Heathcliff withdraws from the world and eats just one meal a day.
Note the similarity to Catherine's own fast in chapter 11.
A few nights later, he spends the entire night walking outside. When he returns to Wuthering Heights, Cathy remarks that he is actually acting pleasantly. He tells Nelly that "Last night I was on the threshold of hell. Today, I am within sight of my heaven."
Note the similarity to Catherine's own night outside after Heathcliff left. Heathcliff's heaven, simply, is to be with Catherine.
Heathcliff refuses all food and demands that he be left entirely alone. The next morning, at breakfast, Heathcliff terrifies Nelly when he seems to see an apparition. She can see nothing, but it seems to her that Heathcliff is communicating with it. That night, Heathcliff again seems to be speaking with a ghost—Nelly hears him say "Catherine." When Nelly speaks with Heathcliff, he reminds her of his burial wishes.
Now Heathcliff's refusal to eat is identical to Catherine's. As his actions mirror Catherine's, he begins to actually see and speak with her. He is being haunted by her, just as he always wished.
The next day Heathcliff locks himself into his room and refuses to even see the doctor. The next morning, Nelly uses another key to get into the room and finds Heathcliff dead and soaking wet—he had thrown open the window to let the rain come down on him.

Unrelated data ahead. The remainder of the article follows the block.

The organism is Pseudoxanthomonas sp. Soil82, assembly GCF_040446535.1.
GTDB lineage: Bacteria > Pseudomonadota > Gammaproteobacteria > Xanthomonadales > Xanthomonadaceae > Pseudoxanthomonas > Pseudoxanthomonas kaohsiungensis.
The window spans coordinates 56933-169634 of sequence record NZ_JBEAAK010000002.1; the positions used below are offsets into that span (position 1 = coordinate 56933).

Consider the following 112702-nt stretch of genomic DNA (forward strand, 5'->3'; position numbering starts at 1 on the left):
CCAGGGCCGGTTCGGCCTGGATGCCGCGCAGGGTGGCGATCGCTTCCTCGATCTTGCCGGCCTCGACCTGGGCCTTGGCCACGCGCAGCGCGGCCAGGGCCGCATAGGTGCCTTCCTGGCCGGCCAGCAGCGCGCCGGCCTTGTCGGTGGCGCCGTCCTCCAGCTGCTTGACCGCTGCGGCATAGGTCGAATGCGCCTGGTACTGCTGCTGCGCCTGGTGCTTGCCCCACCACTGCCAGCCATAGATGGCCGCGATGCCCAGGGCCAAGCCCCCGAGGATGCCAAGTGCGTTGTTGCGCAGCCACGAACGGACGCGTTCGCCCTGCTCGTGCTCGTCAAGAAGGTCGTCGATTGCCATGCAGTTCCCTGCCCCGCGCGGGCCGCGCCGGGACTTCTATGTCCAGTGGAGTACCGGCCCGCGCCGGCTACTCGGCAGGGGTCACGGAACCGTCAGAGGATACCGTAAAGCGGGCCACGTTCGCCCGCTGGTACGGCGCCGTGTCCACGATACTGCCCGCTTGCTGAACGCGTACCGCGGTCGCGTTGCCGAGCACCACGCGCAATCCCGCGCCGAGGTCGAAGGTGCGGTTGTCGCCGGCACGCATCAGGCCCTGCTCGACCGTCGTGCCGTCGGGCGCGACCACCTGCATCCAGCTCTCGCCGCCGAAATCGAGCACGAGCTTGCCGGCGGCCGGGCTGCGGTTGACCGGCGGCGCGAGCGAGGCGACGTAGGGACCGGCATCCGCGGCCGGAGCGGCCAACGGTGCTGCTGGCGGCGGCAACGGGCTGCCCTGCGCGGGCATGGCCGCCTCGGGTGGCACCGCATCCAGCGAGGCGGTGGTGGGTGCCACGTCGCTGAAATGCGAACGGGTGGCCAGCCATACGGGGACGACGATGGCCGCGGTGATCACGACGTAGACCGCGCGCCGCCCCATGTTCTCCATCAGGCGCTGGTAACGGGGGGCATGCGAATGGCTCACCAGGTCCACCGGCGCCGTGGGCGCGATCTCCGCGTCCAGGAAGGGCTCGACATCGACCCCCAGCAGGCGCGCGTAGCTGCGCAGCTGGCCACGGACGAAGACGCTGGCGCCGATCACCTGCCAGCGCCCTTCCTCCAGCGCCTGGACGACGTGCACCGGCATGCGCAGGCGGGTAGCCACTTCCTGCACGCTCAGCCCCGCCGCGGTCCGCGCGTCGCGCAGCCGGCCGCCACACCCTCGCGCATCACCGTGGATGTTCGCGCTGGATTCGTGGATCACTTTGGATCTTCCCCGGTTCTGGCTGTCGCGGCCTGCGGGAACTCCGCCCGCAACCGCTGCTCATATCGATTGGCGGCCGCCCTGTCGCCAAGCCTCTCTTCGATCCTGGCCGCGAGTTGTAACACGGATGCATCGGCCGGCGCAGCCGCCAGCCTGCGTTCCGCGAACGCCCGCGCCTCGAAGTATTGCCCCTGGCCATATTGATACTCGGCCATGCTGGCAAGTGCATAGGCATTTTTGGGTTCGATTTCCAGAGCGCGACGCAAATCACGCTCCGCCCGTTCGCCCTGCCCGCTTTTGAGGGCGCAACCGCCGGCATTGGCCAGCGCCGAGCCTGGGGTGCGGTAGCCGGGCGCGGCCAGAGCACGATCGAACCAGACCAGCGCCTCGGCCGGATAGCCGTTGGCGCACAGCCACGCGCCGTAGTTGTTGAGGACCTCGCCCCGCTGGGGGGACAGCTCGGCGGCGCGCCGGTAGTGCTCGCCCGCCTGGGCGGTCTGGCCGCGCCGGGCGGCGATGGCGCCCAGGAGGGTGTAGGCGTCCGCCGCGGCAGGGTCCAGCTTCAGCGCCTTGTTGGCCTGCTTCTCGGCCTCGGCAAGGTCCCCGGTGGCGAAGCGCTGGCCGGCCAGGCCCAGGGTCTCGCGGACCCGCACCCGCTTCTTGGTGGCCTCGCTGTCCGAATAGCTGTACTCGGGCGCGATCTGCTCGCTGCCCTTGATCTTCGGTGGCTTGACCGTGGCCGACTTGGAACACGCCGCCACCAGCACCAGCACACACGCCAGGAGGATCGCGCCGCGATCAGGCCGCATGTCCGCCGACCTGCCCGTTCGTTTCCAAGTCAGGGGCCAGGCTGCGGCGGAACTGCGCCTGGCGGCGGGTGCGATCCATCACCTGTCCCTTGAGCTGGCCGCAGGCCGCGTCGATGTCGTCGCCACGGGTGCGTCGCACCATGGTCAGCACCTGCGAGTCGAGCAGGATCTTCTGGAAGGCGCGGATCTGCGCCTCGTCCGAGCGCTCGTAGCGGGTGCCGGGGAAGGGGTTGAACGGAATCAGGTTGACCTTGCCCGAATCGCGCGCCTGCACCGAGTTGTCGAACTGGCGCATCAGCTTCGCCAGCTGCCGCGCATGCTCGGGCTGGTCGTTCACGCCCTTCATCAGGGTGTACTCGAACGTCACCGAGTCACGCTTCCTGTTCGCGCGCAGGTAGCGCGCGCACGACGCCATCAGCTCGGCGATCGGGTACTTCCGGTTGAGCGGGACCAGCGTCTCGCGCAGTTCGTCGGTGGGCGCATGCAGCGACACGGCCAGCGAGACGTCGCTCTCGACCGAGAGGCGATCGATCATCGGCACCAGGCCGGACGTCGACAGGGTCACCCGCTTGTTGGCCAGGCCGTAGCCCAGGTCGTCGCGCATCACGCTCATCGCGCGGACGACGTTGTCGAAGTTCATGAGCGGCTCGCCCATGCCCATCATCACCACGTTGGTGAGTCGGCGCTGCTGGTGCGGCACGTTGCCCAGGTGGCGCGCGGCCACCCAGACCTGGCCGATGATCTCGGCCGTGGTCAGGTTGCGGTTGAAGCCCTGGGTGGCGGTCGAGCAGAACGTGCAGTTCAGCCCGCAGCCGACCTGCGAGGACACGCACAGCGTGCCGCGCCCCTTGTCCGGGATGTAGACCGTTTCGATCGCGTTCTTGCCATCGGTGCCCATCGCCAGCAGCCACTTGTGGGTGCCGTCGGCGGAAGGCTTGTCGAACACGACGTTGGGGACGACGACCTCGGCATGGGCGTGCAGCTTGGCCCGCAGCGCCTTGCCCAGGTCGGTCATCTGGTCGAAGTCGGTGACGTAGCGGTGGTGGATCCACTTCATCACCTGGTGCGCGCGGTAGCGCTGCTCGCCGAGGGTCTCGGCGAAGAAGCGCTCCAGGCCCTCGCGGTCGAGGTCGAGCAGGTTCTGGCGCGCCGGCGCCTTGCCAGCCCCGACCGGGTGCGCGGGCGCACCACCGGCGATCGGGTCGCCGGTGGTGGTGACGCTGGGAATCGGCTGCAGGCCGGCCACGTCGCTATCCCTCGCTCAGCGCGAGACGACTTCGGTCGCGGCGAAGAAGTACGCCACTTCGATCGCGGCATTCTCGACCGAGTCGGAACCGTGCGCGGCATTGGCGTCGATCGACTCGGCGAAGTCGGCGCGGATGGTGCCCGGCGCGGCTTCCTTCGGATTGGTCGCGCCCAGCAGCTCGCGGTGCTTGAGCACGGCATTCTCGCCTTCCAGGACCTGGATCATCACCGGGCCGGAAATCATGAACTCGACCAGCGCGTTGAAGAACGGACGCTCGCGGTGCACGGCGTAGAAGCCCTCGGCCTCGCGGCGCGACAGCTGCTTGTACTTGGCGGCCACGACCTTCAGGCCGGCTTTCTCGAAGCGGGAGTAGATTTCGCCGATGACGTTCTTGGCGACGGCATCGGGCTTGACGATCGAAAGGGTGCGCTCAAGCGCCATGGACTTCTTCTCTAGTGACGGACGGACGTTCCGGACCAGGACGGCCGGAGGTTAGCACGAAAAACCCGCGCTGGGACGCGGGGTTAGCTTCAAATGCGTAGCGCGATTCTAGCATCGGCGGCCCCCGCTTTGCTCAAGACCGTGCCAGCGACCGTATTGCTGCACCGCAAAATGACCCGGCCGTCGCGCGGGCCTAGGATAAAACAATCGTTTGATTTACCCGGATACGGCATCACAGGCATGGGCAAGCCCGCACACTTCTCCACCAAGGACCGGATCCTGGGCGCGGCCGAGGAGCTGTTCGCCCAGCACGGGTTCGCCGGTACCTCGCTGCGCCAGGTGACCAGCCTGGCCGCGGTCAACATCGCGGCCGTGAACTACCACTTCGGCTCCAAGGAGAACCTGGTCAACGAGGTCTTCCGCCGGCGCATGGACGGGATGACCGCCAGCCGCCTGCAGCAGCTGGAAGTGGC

In his final act Heathcliff opens the window, to connect with nature and with Catherine.
Heathcliff is buried as he wanted, next to Catherine, while Cathy and Hareton are soon to be married and will move to Thrushcross Grange.
Heathcliff's death lets him be with Catherine, and allows Cathy and Hareton to also be together.
Lockwood leaves Wuthering Heights and walks through the moors to the churchyard where Heathcliff, Catherine, and Edgar are buried. He writes that though the local villagers say that they have seen Heathcliff's ghost and another spirit walking the moors together, he "wondered how any one could ever imagine unquiet slumbers for the sleepers in that quiet earth."
Lockwood now sees nature as "quiet," since nothing now stands in the way of Heathcliff or Catherine, who were themselves forces of nature in their incredible and all-consuming love for each other, from being together.